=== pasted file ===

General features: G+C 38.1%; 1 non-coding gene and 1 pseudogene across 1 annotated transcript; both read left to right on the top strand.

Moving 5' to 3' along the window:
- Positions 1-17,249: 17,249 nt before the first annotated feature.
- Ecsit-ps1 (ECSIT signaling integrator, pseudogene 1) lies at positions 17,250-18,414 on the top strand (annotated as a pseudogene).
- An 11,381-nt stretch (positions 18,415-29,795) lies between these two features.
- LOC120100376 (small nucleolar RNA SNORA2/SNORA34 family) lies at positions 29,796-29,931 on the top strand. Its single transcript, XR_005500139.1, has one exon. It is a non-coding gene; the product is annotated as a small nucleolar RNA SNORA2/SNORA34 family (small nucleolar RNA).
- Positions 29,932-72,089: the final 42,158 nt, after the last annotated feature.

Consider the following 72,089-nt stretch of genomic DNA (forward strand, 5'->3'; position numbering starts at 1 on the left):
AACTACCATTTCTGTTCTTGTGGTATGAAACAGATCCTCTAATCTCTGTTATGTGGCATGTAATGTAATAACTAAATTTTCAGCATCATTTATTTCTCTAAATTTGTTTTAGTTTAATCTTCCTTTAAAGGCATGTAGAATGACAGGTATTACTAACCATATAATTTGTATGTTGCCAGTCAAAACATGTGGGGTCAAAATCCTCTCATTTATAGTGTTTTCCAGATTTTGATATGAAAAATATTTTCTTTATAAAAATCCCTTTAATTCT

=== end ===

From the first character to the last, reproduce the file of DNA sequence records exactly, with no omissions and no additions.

General features: G+C 38.1%; 1 non-coding gene and 1 pseudogene across 1 annotated transcript; both read left to right on the top strand.

Moving 5' to 3' along the window:
- Positions 1-17,249: 17,249 nt before the first annotated feature.
- Ecsit-ps1 (ECSIT signaling integrator, pseudogene 1) lies at positions 17,250-18,414 on the top strand (annotated as a pseudogene).
- An 11,381-nt stretch (positions 18,415-29,795) lies between these two features.
- LOC120100376 (small nucleolar RNA SNORA2/SNORA34 family) lies at positions 29,796-29,931 on the top strand. Its single transcript, XR_005500139.1, has one exon. It is a non-coding gene; the product is annotated as a small nucleolar RNA SNORA2/SNORA34 family (small nucleolar RNA).
- Positions 29,932-72,089: the final 42,158 nt, after the last annotated feature.

Consider the following 72,089-nt stretch of genomic DNA (forward strand, 5'->3'; position numbering starts at 1 on the left):
AACTACCATTTCTGTTCTTGTGGTATGAAACAGATCCTCTAATCTCTGTTATGTGGCATGTAATGTAATAACTAAATTTTCAGCATCATTTATTTCTCTAAATTTGTTTTAGTTTAATCTTCCTTTAAAGGCATGTAGAATGACAGGTATTACTAACCATATAATTTGTATGTTGCCAGTCAAAACATGTGGGGTCAAAATCCTCTCATTTATAGTGTTTTCCAGATTTTGATATGAAAAATATTTTCTTTATAAAAATCCCTTTAATTCT